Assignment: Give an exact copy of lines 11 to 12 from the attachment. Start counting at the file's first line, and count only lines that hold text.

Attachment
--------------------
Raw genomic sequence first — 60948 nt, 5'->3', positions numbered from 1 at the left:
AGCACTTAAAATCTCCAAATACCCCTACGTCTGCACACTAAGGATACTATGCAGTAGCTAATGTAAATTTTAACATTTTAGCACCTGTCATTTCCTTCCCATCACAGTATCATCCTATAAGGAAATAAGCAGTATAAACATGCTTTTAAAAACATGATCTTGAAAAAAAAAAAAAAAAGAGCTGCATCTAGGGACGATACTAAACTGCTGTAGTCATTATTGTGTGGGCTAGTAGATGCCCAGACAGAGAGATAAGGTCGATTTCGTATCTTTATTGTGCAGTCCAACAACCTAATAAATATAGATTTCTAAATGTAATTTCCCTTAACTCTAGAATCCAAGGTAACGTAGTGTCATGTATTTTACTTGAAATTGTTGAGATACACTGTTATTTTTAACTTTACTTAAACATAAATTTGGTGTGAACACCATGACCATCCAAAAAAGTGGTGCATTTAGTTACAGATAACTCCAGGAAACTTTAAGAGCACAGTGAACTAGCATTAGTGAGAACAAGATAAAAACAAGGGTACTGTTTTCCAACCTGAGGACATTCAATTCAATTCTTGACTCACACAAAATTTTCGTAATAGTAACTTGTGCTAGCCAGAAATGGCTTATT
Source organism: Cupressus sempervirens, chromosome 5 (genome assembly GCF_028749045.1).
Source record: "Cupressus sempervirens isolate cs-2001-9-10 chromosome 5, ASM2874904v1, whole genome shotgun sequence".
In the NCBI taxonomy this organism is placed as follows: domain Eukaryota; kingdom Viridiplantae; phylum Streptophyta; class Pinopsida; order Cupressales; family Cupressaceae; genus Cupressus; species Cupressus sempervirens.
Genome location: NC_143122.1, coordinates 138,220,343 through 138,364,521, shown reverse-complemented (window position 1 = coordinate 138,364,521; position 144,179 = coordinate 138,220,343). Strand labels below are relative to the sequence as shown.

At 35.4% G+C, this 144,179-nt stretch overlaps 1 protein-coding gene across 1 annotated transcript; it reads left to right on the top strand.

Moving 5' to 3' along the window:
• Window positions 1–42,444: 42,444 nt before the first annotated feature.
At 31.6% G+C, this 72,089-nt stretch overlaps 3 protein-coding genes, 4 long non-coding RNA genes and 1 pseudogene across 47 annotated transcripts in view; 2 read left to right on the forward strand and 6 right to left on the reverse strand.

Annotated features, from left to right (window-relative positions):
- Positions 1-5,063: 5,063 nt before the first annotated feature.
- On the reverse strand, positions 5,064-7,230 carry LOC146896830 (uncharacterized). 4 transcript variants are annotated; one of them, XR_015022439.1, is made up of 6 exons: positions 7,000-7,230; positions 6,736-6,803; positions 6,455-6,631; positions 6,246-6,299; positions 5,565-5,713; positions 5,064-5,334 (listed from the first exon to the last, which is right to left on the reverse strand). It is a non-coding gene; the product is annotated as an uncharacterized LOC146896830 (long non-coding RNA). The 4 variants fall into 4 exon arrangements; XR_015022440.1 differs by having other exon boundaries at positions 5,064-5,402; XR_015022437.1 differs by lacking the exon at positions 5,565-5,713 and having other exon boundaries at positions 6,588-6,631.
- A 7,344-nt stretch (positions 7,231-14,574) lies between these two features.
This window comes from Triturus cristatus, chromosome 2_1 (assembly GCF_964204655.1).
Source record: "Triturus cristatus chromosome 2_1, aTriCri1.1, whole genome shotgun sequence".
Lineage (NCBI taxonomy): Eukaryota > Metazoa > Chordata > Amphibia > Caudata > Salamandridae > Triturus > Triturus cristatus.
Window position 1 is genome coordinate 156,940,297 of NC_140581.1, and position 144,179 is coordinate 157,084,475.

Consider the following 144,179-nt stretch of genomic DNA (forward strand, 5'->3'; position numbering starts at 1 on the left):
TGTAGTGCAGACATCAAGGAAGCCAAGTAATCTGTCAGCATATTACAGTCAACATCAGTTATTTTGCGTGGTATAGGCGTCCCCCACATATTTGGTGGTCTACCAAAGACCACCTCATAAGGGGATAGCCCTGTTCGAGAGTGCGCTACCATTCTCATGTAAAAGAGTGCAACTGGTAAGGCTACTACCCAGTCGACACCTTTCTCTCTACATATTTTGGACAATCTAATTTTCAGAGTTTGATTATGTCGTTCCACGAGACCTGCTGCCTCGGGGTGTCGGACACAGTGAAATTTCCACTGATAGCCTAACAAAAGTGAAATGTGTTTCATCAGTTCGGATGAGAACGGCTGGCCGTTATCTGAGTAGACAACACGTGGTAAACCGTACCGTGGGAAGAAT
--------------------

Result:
Annotated features, from left to right (window-relative positions):
- Positions 1-5,063: 5,063 nt before the first annotated feature.